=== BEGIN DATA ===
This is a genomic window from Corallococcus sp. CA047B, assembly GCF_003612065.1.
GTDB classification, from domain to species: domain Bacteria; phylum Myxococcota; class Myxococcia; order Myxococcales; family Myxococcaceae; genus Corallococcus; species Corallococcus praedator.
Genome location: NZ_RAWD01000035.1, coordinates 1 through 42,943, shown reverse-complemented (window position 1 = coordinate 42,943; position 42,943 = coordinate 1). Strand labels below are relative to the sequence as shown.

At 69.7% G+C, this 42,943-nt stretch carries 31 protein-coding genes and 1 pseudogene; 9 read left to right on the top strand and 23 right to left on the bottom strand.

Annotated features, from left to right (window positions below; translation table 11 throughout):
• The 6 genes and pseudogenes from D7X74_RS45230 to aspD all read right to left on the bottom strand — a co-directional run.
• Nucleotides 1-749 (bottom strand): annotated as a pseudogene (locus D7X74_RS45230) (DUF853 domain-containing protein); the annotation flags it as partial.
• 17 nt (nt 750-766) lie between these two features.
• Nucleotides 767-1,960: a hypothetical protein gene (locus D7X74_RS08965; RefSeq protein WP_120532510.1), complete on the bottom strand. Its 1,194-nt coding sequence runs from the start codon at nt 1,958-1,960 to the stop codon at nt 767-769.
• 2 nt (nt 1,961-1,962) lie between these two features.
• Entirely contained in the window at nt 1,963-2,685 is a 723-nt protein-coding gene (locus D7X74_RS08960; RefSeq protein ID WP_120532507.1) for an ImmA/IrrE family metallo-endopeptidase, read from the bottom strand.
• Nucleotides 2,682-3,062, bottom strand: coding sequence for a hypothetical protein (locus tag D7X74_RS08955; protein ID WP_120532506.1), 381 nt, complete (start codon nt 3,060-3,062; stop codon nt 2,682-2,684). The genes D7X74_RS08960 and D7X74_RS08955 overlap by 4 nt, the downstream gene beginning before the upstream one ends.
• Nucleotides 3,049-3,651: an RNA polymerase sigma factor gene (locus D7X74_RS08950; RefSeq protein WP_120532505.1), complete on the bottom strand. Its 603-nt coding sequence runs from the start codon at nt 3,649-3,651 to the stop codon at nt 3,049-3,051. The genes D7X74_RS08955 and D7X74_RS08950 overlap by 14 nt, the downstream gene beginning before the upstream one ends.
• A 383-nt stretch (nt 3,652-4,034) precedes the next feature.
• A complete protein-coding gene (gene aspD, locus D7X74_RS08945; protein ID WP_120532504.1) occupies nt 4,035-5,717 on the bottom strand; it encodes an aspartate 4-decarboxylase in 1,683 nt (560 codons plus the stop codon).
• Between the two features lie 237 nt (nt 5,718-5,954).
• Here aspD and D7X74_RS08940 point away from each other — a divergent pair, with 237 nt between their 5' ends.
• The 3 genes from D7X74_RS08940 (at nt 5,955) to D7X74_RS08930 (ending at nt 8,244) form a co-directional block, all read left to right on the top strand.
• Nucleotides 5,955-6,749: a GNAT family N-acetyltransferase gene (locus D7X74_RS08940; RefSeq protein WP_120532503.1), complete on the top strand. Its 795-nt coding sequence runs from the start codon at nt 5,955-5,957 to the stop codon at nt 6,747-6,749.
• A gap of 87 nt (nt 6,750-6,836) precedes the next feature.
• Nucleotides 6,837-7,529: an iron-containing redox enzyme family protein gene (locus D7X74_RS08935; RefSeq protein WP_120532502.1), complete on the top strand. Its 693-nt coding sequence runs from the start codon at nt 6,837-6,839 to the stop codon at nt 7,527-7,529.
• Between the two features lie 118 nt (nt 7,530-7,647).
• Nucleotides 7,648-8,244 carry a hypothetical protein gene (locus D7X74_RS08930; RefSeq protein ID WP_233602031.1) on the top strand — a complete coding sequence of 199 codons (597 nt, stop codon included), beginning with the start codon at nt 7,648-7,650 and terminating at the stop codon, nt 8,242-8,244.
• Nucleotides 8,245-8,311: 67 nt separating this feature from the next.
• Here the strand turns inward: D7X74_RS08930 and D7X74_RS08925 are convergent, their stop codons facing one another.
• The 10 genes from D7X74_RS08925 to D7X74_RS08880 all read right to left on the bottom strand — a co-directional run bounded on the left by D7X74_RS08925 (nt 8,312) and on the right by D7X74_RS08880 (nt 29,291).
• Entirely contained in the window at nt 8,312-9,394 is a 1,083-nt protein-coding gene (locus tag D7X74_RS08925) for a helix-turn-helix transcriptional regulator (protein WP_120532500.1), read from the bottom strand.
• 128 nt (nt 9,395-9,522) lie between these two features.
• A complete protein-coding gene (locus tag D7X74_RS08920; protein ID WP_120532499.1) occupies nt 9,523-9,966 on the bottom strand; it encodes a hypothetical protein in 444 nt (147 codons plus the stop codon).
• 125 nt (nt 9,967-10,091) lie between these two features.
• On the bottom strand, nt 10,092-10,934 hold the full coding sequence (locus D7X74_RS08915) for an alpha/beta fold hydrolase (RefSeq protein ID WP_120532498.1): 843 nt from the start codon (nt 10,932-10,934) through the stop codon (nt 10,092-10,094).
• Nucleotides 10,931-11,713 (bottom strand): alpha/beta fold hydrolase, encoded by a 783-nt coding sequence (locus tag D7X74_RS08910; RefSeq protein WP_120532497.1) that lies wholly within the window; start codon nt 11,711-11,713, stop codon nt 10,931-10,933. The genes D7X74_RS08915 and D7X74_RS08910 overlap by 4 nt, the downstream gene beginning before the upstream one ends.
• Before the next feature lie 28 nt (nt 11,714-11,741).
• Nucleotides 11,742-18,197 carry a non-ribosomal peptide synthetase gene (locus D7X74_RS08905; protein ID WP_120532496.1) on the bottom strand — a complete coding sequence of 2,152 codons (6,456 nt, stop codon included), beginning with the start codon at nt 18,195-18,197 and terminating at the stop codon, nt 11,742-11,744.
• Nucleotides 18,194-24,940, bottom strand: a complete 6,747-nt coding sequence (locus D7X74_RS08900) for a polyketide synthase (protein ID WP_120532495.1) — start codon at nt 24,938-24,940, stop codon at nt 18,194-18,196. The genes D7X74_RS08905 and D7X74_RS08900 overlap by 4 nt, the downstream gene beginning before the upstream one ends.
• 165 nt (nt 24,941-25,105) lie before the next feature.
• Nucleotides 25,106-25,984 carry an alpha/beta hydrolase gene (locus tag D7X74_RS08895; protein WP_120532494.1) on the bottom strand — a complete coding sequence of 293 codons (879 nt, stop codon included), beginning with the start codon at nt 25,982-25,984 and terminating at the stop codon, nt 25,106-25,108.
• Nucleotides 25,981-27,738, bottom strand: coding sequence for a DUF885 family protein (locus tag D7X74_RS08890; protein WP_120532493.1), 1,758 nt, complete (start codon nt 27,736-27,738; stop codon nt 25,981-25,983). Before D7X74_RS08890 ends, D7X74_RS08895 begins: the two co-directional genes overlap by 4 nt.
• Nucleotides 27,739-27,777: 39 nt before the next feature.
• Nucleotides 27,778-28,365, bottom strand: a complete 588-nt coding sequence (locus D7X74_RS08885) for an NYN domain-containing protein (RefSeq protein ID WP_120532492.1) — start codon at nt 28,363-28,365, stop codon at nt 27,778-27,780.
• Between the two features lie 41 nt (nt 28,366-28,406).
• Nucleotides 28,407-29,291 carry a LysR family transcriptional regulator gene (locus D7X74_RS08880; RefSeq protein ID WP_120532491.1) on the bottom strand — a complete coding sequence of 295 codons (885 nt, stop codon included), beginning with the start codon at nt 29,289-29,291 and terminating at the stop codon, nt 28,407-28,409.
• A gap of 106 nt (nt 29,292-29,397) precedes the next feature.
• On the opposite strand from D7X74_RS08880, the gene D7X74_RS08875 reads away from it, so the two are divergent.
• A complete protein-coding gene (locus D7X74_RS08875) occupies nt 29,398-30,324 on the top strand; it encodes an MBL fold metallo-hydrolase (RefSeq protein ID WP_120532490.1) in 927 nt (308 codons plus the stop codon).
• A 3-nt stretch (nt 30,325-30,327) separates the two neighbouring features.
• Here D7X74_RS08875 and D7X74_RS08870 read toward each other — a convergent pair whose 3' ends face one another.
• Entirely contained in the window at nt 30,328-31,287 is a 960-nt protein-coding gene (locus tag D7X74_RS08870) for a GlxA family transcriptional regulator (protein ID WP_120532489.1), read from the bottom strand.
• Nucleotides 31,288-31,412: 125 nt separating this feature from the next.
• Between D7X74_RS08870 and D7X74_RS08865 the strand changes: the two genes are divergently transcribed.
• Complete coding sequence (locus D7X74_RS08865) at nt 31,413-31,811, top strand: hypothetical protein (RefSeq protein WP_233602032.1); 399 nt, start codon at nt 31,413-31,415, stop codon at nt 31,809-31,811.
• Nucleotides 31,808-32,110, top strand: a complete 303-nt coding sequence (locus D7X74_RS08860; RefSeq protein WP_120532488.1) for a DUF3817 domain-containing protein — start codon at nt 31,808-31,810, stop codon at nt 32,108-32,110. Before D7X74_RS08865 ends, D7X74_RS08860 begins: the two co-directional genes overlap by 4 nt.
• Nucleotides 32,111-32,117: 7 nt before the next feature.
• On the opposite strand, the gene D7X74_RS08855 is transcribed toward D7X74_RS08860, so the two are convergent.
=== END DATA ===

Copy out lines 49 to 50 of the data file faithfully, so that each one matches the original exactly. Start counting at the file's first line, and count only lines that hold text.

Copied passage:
• Nucleotides 31,288-31,412: 125 nt separating this feature from the next.
• Between D7X74_RS08870 and D7X74_RS08865 the strand changes: the two genes are divergently transcribed.